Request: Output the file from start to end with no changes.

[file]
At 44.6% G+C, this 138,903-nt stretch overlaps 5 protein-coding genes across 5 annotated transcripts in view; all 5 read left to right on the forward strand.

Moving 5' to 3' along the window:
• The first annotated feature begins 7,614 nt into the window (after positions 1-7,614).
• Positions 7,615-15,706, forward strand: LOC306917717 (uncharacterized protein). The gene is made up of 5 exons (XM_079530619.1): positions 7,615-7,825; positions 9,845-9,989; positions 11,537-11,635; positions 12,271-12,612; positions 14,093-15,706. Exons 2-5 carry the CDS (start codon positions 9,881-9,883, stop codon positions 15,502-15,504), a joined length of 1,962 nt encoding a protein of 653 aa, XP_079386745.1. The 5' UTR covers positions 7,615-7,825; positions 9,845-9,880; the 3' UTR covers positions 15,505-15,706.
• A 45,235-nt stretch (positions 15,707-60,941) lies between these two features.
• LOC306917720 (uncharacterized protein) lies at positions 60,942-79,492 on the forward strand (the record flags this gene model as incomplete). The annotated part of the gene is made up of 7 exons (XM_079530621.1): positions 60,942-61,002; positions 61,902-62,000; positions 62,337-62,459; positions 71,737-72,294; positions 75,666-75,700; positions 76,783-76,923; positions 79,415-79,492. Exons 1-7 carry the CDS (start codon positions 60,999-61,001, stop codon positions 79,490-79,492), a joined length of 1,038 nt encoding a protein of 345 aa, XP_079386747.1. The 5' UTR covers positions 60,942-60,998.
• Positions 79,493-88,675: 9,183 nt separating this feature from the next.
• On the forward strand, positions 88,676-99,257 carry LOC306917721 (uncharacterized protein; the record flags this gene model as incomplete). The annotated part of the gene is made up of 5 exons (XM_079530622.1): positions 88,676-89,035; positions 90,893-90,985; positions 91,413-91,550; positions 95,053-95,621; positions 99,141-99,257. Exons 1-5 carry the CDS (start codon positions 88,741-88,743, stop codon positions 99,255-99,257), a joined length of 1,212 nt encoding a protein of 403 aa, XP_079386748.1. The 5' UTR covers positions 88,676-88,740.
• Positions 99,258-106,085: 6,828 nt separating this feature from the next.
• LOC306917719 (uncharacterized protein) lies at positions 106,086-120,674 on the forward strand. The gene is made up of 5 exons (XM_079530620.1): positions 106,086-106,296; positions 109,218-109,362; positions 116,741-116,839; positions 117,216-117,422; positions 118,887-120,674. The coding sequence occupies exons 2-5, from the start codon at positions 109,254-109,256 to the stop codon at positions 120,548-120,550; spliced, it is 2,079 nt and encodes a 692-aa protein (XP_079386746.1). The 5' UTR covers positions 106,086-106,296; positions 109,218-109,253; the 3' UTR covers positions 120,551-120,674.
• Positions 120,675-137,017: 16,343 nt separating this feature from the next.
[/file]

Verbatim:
At 44.6% G+C, this 138,903-nt stretch overlaps 5 protein-coding genes across 5 annotated transcripts in view; all 5 read left to right on the forward strand.

Moving 5' to 3' along the window:
• The first annotated feature begins 7,614 nt into the window (after positions 1-7,614).
• Positions 7,615-15,706, forward strand: LOC306917717 (uncharacterized protein). The gene is made up of 5 exons (XM_079530619.1): positions 7,615-7,825; positions 9,845-9,989; positions 11,537-11,635; positions 12,271-12,612; positions 14,093-15,706. Exons 2-5 carry the CDS (start codon positions 9,881-9,883, stop codon positions 15,502-15,504), a joined length of 1,962 nt encoding a protein of 653 aa, XP_079386745.1. The 5' UTR covers positions 7,615-7,825; positions 9,845-9,880; the 3' UTR covers positions 15,505-15,706.
• A 45,235-nt stretch (positions 15,707-60,941) lies between these two features.
• LOC306917720 (uncharacterized protein) lies at positions 60,942-79,492 on the forward strand (the record flags this gene model as incomplete). The annotated part of the gene is made up of 7 exons (XM_079530621.1): positions 60,942-61,002; positions 61,902-62,000; positions 62,337-62,459; positions 71,737-72,294; positions 75,666-75,700; positions 76,783-76,923; positions 79,415-79,492. Exons 1-7 carry the CDS (start codon positions 60,999-61,001, stop codon positions 79,490-79,492), a joined length of 1,038 nt encoding a protein of 345 aa, XP_079386747.1. The 5' UTR covers positions 60,942-60,998.
• Positions 79,493-88,675: 9,183 nt separating this feature from the next.
• On the forward strand, positions 88,676-99,257 carry LOC306917721 (uncharacterized protein; the record flags this gene model as incomplete). The annotated part of the gene is made up of 5 exons (XM_079530622.1): positions 88,676-89,035; positions 90,893-90,985; positions 91,413-91,550; positions 95,053-95,621; positions 99,141-99,257. Exons 1-5 carry the CDS (start codon positions 88,741-88,743, stop codon positions 99,255-99,257), a joined length of 1,212 nt encoding a protein of 403 aa, XP_079386748.1. The 5' UTR covers positions 88,676-88,740.
• Positions 99,258-106,085: 6,828 nt separating this feature from the next.
• LOC306917719 (uncharacterized protein) lies at positions 106,086-120,674 on the forward strand. The gene is made up of 5 exons (XM_079530620.1): positions 106,086-106,296; positions 109,218-109,362; positions 116,741-116,839; positions 117,216-117,422; positions 118,887-120,674. The coding sequence occupies exons 2-5, from the start codon at positions 109,254-109,256 to the stop codon at positions 120,548-120,550; spliced, it is 2,079 nt and encodes a 692-aa protein (XP_079386746.1). The 5' UTR covers positions 106,086-106,296; positions 109,218-109,253; the 3' UTR covers positions 120,551-120,674.
• Positions 120,675-137,017: 16,343 nt separating this feature from the next.